I have done lots of research about which bread books are the best, mostly on culinary school websites, bread websites, and by word of mouth. These are the ones I've collected so far (I don't actually own any of them. They're all borrowed from libraries or friends. I hate having to give them back! But it's great because they're free! By the way, I had to return the last one here, Reinhart's "The Bread Baker's Apprentice," to the library. That's why I couldn't include it in the top picture.):
E.J. Buehler - Bread Science: The Chemistry and Craft of Making Bread: A scientific approach to bread baking. Lots of chemistry and hand-drawn diagrams of molecules and such. A good combination of art and science.
The Tassajara Bread Book: Coming from a Zen monastery in California, this is the book that brought back artisan bread baking to America in the 60s and 70s.
Dan Lepard - The Handmade Loaf: I haven't read this book because I just got it. I'll update this and add some info later.
Richard Bertinet - Dough: Simple Contemporary Breads: This book has really beautiful and shocking recipes, like the puff balls I made the other day, and a soup bowl made out of cracker-like cooked dough.
Richard Bertinet - Crust: Bread to Get Your Teeth Into: Similar to Dough. Really pretty and "quick" recipes.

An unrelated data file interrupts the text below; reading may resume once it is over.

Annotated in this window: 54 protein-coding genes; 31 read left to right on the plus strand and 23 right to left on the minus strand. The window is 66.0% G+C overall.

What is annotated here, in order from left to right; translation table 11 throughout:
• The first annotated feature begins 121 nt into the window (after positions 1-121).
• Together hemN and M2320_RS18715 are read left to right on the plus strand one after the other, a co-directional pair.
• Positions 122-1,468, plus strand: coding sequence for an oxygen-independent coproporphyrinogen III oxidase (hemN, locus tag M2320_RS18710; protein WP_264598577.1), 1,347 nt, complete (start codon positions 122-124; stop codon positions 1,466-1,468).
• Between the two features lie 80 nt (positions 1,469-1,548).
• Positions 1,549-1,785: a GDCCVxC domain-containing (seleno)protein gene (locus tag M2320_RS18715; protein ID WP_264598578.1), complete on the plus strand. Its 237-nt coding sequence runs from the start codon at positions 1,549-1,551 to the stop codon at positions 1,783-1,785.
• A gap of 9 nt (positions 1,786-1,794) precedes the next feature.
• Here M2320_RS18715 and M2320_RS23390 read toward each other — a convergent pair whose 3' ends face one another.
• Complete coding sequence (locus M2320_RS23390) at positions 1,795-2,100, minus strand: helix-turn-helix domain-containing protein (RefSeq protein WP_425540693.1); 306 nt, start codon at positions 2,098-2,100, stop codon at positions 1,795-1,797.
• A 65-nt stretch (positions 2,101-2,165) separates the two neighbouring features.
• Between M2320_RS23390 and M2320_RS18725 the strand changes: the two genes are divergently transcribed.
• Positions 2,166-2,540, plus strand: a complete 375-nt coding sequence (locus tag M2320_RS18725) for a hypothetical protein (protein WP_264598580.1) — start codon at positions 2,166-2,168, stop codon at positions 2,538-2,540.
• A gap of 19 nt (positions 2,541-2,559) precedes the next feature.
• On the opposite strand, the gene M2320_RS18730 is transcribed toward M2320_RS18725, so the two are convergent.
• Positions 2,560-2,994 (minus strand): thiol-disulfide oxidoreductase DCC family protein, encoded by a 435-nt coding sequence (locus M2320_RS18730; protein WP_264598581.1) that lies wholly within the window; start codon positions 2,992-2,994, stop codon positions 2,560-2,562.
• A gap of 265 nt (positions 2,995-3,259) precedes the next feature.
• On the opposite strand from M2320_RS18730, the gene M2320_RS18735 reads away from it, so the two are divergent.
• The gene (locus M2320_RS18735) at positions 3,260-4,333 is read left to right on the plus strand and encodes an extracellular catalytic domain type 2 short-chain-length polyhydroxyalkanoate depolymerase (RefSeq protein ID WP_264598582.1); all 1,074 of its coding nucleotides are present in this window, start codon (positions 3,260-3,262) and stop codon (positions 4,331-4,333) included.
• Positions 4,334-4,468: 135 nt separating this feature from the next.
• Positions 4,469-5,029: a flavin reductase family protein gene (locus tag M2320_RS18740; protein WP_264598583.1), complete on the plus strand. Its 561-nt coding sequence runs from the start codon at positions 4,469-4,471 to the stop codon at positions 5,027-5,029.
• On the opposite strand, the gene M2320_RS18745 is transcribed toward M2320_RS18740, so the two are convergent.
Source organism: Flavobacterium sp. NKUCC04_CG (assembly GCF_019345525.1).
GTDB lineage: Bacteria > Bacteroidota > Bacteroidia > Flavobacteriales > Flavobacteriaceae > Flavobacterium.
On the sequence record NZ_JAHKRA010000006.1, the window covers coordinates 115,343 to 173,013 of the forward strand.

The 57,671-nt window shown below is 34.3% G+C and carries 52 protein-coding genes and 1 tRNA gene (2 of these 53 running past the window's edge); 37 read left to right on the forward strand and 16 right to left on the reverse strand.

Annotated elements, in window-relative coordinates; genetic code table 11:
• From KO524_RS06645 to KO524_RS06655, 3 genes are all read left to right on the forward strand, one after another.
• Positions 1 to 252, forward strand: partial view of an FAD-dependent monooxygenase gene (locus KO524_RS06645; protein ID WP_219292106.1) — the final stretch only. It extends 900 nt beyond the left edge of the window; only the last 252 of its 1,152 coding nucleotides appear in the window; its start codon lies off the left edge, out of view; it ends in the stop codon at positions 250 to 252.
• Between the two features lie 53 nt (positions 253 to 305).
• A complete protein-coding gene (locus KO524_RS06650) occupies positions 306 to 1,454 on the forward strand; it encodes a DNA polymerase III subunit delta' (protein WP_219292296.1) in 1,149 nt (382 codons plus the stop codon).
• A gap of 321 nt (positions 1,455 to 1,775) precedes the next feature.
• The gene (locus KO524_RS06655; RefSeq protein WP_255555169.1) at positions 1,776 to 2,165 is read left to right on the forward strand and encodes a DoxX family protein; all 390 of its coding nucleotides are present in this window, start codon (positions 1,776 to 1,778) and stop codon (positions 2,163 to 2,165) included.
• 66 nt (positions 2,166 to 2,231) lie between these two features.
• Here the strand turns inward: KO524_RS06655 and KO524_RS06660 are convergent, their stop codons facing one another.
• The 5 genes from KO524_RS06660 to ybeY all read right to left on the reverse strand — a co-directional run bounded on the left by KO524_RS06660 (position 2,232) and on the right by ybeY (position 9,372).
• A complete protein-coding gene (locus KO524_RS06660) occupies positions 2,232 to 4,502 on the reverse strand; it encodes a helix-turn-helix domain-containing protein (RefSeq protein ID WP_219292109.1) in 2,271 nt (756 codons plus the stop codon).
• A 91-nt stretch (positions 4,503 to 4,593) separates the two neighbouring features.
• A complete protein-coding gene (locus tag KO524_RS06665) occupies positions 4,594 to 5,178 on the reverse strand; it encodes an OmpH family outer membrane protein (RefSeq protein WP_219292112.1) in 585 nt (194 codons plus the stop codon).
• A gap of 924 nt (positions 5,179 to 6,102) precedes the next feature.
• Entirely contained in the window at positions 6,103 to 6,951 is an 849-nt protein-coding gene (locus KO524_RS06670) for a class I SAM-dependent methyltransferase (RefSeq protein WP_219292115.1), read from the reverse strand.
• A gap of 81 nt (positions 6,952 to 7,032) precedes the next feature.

Eric Treuille - Bread: I bought this book for a friend before I knew anything about bread. It seemed approachable enough, but now that I look at it it's not very specific. They show beautiful breads and pretend that you make them with a super simple recipe. It's not that simple to get nice bread, especially if you're a beginner.
Daniel Leader - Bread Alone Bold Fresh Loaves From Your Own Hands: Great for learning how to hand knead.
Peter Reinhart - Whole Grain Breads: New Techniques, Extraordinary Flavor: Amazing book about how to make whole wheat bread taste delicious. Watch Reinhart's TED talk video.
Jim Lahey - My Bread: The Revolutionary No-Work, No-Knead Method: I haven't read this book because I just got it. I'll update this and add some info later.
***Rose Levy Beranbaum - The Bread Bible: This has been my bible. I have learned most everything I know about bread from this book because it's written clearly and succinctly, and has wonderful hand-drawn diagrams. The rest of the books seem to be a repetition of something mentioned in this book. This is probably because I read The Bread Bible first, but I do think it's very comprehensive.
***Peter Reinhart - The Bread Baker's Apprentice: Mastering the Art of Extraordinary Bread: My second bible. I have used this book for its great recipes for bagels and pizza dough. Peter Reinhart writes beautifully, has great stories about the different kinds of bread, and his recipes work wonderfully. I hear he is a great teacher, and you can tell by the way he writes advice about baking bread.